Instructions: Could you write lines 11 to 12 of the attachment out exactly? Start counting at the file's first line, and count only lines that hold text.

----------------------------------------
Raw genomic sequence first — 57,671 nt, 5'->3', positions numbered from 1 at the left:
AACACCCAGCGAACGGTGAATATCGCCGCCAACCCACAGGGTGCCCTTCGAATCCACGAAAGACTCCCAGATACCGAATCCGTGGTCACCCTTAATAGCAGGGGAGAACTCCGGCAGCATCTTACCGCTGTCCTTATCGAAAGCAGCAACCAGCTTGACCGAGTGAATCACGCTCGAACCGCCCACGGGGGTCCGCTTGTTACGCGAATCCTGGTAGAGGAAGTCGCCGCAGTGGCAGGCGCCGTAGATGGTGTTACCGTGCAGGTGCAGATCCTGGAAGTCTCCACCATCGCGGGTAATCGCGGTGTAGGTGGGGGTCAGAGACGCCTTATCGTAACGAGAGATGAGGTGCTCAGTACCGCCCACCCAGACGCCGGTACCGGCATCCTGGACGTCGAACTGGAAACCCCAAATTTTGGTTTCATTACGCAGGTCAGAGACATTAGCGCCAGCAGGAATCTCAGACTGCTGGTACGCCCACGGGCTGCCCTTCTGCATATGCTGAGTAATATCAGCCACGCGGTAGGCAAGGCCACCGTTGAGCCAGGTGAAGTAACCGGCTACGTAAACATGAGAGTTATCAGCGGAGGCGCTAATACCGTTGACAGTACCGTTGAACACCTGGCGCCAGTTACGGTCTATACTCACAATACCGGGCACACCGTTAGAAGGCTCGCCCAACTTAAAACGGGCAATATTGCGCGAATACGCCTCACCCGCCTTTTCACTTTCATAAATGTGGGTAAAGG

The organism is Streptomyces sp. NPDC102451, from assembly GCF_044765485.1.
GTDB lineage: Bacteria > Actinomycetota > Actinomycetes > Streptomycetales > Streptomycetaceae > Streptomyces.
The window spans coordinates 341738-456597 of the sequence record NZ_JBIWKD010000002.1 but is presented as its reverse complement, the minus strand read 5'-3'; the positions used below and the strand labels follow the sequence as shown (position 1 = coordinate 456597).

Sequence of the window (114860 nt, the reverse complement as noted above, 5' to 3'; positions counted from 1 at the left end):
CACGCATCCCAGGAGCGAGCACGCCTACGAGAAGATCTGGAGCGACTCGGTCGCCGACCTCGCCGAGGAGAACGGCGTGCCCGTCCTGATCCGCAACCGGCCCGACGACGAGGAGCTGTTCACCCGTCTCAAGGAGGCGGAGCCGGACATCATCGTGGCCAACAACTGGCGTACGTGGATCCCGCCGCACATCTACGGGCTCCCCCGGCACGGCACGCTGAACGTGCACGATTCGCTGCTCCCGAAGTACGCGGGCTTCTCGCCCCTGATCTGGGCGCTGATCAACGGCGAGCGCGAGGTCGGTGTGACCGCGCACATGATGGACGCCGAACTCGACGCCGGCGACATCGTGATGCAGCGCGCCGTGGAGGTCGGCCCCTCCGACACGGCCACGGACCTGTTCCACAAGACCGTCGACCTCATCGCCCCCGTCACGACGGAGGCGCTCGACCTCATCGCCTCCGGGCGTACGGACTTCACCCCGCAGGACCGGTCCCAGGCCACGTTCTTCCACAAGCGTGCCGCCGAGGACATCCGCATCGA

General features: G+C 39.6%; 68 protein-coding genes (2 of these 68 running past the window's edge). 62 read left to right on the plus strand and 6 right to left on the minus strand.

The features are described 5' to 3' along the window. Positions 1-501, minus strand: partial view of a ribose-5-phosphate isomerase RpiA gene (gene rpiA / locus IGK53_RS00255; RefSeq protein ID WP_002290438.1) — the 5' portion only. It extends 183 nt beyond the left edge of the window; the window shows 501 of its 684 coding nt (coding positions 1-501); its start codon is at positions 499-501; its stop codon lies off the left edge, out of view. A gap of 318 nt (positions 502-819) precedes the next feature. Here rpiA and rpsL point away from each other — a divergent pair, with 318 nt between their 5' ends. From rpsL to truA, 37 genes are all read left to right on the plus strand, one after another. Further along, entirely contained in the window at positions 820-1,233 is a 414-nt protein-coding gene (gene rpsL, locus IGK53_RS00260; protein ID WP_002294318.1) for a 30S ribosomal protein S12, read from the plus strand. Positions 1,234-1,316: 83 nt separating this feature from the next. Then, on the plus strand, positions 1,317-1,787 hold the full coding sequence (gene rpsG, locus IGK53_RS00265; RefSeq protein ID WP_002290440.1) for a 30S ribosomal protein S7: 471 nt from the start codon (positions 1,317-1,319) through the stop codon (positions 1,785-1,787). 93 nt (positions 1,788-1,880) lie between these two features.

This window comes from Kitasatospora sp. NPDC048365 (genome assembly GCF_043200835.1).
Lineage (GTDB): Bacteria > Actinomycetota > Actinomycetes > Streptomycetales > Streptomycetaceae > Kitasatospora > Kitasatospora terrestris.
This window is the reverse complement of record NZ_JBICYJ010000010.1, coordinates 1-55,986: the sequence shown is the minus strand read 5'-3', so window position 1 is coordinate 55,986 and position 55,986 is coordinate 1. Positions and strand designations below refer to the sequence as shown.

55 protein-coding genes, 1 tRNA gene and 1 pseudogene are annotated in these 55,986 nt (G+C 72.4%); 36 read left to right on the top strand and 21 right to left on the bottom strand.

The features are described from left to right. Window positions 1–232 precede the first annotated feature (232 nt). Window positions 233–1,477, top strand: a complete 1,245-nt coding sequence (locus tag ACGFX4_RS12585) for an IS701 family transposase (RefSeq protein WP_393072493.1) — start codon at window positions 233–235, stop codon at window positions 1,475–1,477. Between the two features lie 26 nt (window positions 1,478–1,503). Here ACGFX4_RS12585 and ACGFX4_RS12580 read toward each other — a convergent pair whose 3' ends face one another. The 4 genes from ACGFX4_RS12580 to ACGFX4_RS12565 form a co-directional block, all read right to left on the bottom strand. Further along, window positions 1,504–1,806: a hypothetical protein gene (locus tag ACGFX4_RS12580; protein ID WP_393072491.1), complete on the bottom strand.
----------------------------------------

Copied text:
Lineage (GTDB): Bacteria > Actinomycetota > Actinomycetes > Streptomycetales > Streptomycetaceae > Kitasatospora > Kitasatospora terrestris.
This window is the reverse complement of record NZ_JBICYJ010000010.1, coordinates 1-55,986: the sequence shown is the minus strand read 5'-3', so window position 1 is coordinate 55,986 and position 55,986 is coordinate 1. Positions and strand designations below refer to the sequence as shown.